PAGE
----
Meanwhile, technological change is happening at warp speed. And in addition to the technological change, you also have growing global markets, provided by these growing millions of newly employed consumers overseas, who comprise the new and increasingly very well educated global labor supply. The result is that there are much-cheaper workers doing the same kinds of jobs overseas that Americans used to do here, and as their pay rises they are also buying ever more of the products that they and we produce. The two things together -- technology plus globalization -- mean that the average American worker is feeling a kind of push-down pressure that he's never felt before. In a nutshell, the variety and amount of finished goods that the US supplies for export are being steadily reduced as others around the world supply not just that production -- but also supply ever more of the consumption that used to take place in the USA. This is forcing ever more Americans into both unemployment and poverty.
It used to be that only our manufacturing jobs were being sent overseas. But now growing numbers of our white-collar jobs are being sent over as well. Tens of thousands of lawyering jobs, medical analysis and research jobs, as well as engineering jobs steadily flow out of this country, to be done by English-speaking professionals who in many cases have better educations than most Americans now have, given the ever rising cost of getting a decent college education in the USA -- now approaching $250,000 at some universities. And who gets the large majority of Ph.Ds in engineering at American universities? Asians. And then they go back to Asia and ultimately start businesses that eat our lunch.
Discovery, which used to be one of the classic things that young lawyers did, is now something that is increasingly being done by computer programs. If you are running a law firm and you can replace a $150,000/yr lawyer with a computer program, you'll do it in a heartbeat, because it's huge cost savings for you. So, even in professions like law, computers and technology are replacing people at an ever faster pace . (See "Jobs: Some Light at the End of the Tunnel.")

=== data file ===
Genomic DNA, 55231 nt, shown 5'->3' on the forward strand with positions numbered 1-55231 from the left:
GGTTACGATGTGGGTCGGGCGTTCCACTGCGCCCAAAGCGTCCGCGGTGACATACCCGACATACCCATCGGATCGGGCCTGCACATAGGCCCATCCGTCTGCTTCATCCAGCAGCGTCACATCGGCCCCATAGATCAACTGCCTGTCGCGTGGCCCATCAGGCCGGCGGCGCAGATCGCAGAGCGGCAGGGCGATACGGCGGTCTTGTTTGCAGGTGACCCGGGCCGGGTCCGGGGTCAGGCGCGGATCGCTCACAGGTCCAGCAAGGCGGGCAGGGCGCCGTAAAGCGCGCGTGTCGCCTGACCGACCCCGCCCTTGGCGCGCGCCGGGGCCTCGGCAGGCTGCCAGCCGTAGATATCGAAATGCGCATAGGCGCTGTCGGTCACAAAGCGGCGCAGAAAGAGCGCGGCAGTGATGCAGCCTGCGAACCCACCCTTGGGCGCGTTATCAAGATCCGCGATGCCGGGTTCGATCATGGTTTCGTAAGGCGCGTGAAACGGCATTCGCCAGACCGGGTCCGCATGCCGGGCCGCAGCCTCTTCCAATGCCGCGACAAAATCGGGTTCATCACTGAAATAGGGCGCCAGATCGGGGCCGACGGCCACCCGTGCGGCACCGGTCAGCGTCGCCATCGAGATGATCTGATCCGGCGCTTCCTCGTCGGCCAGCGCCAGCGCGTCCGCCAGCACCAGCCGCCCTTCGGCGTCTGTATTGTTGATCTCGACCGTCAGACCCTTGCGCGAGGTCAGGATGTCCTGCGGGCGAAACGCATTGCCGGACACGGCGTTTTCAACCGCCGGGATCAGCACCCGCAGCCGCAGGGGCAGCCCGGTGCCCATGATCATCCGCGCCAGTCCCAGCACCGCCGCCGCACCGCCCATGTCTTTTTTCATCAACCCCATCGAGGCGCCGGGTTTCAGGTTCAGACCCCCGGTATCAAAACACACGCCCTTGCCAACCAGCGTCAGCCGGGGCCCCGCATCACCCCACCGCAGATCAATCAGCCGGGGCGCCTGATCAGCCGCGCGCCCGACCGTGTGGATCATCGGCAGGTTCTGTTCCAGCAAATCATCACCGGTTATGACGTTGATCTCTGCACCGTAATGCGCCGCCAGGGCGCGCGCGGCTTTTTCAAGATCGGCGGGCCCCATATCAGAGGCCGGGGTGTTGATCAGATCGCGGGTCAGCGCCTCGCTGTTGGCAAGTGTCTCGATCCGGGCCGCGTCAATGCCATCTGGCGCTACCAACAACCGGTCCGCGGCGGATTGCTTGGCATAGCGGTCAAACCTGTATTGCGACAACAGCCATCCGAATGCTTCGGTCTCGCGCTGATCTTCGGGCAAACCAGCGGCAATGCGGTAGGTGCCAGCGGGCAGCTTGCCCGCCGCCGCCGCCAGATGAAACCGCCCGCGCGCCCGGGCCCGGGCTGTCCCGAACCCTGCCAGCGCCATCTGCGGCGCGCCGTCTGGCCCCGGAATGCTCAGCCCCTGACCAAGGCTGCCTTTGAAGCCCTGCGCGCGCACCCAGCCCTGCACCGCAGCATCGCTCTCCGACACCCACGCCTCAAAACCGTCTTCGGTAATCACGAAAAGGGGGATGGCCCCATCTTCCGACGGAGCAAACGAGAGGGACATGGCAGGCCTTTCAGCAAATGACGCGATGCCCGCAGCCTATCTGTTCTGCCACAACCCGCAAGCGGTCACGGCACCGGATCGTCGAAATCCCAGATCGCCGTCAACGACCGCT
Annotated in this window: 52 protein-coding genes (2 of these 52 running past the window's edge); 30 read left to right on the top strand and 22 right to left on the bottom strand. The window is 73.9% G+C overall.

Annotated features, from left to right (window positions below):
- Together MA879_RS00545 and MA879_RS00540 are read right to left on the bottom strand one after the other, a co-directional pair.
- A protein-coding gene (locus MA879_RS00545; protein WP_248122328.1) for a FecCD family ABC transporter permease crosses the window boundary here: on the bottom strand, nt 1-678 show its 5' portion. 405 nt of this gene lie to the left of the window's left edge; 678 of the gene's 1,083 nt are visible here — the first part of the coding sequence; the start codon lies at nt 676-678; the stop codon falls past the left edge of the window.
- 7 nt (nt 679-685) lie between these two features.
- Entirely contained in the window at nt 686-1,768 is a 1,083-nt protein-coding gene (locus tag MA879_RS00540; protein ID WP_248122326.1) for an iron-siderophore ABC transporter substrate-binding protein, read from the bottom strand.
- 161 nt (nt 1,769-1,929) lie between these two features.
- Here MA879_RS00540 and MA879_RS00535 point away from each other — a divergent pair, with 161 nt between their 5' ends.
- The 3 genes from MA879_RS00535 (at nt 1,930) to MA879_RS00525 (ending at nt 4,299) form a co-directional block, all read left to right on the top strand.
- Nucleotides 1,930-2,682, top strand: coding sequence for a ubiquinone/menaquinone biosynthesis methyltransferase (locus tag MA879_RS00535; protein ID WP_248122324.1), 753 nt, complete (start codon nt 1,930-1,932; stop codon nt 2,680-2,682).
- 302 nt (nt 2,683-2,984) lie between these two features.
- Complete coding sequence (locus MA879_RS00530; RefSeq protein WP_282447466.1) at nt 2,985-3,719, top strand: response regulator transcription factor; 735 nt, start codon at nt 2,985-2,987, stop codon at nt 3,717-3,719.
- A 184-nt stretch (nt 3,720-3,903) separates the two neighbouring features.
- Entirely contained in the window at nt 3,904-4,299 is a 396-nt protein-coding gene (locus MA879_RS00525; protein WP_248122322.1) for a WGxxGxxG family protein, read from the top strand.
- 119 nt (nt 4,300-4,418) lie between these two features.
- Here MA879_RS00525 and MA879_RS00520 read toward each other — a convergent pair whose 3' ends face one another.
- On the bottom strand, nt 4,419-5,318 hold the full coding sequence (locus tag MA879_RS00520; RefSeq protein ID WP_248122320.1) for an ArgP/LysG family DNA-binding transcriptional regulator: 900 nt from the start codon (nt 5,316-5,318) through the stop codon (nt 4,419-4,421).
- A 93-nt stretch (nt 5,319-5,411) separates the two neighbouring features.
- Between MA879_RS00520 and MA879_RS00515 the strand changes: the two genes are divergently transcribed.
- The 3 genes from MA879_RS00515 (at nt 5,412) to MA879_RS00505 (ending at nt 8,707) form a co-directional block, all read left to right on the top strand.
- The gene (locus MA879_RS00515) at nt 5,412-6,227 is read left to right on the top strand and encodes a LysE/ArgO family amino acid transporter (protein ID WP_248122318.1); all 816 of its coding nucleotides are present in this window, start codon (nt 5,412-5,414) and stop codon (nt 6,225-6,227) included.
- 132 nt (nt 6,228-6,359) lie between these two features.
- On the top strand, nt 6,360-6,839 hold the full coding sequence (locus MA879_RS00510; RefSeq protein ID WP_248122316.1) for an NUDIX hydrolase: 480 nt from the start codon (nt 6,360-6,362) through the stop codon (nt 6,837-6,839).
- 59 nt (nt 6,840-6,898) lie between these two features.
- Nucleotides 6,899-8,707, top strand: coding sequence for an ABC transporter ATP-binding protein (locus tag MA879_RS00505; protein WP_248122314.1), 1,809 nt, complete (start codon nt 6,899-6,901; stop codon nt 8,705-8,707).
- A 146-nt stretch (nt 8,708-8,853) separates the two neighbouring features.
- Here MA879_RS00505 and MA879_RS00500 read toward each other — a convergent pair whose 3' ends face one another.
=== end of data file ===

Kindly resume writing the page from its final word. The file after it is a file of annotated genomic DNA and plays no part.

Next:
Back in 1979, General Motors provided 618,000 jobs in the United States. Today, in 2011, that number has shrunk to 77,000. Facebook, a $50 billion company, employs only 2,000 people. Computers, automation and technology are replacing workers as never before.
The new world economy, globalized in ways it never was before
There is now a single world market for both the production and consumption of many goods and services; they can be made or sold anywhere. Over the past 10 to 15 years, about 400 million people -- from China, India, South Africa, Indonesia and elsewhere -- have entered the global labor force, offering to make the same things Americans make, but for a tenth the price! That's why economic growth by itself won't create enough jobs. Explanation: The US economy increasingly has the capacity to grow nicely -- but without adding any significant number of workers . America's largest companies have over $2 trillion in cash on their balance sheets. Yet the average American, who has seen his or her wages decline over the past decade, simply cannot find a decent job. Six people now search for every available median-income job.
Growth and employment will likely continue to diverge, for these reasons, in this way, for the next few decades in the U.S. Over the past decade, the large majority of our job growth was in just two sectors -- government and health care -- but neither is likely to grow dramatically over the next decade. And without a massive new infrastructure building program, accompanied by the massive federal spending that it would take to finance it, neither is any other likely to grow to any significant extent.
Bottom line: forget about the debt ceiling, Pakistan and Afghanistan. The crisis of our times is the employment crisis. But there are solutions: